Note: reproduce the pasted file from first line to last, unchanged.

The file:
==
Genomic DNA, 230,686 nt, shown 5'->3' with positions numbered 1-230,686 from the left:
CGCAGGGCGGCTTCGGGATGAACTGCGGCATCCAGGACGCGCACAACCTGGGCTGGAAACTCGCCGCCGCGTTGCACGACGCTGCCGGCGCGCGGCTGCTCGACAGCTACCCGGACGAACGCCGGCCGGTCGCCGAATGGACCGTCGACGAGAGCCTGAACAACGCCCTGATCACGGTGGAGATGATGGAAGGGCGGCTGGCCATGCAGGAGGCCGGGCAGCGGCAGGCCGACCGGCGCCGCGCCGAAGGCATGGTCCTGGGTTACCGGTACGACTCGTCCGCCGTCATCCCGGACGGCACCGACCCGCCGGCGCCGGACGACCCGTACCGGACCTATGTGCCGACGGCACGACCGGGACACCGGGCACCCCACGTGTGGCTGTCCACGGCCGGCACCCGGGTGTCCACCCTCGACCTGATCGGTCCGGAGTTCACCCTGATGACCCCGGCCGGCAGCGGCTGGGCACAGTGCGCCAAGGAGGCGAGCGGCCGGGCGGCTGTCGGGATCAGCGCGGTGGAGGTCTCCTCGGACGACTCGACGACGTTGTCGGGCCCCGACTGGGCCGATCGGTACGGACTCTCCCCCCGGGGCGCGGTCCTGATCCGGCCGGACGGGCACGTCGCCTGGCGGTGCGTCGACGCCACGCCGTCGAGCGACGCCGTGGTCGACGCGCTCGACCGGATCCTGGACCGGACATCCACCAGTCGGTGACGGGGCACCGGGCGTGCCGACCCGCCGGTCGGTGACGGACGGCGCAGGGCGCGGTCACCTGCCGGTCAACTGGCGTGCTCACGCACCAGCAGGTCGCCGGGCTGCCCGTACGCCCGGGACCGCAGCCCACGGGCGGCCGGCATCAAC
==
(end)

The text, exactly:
Genomic DNA, 230,686 nt, shown 5'->3' with positions numbered 1-230,686 from the left:
CGCAGGGCGGCTTCGGGATGAACTGCGGCATCCAGGACGCGCACAACCTGGGCTGGAAACTCGCCGCCGCGTTGCACGACGCTGCCGGCGCGCGGCTGCTCGACAGCTACCCGGACGAACGCCGGCCGGTCGCCGAATGGACCGTCGACGAGAGCCTGAACAACGCCCTGATCACGGTGGAGATGATGGAAGGGCGGCTGGCCATGCAGGAGGCCGGGCAGCGGCAGGCCGACCGGCGCCGCGCCGAAGGCATGGTCCTGGGTTACCGGTACGACTCGTCCGCCGTCATCCCGGACGGCACCGACCCGCCGGCGCCGGACGACCCGTACCGGACCTATGTGCCGACGGCACGACCGGGACACCGGGCACCCCACGTGTGGCTGTCCACGGCCGGCACCCGGGTGTCCACCCTCGACCTGATCGGTCCGGAGTTCACCCTGATGACCCCGGCCGGCAGCGGCTGGGCACAGTGCGCCAAGGAGGCGAGCGGCCGGGCGGCTGTCGGGATCAGCGCGGTGGAGGTCTCCTCGGACGACTCGACGACGTTGTCGGGCCCCGACTGGGCCGATCGGTACGGACTCTCCCCCCGGGGCGCGGTCCTGATCCGGCCGGACGGGCACGTCGCCTGGCGGTGCGTCGACGCCACGCCGTCGAGCGACGCCGTGGTCGACGCGCTCGACCGGATCCTGGACCGGACATCCACCAGTCGGTGACGGGGCACCGGGCGTGCCGACCCGCCGGTCGGTGACGGACGGCGCAGGGCGCGGTCACCTGCCGGTCAACTGGCGTGCTCACGCACCAGCAGGTCGCCGGGCTGCCCGTACGCCCGGGACCGCAGCCCACGGGCGGCCGGCATCAAC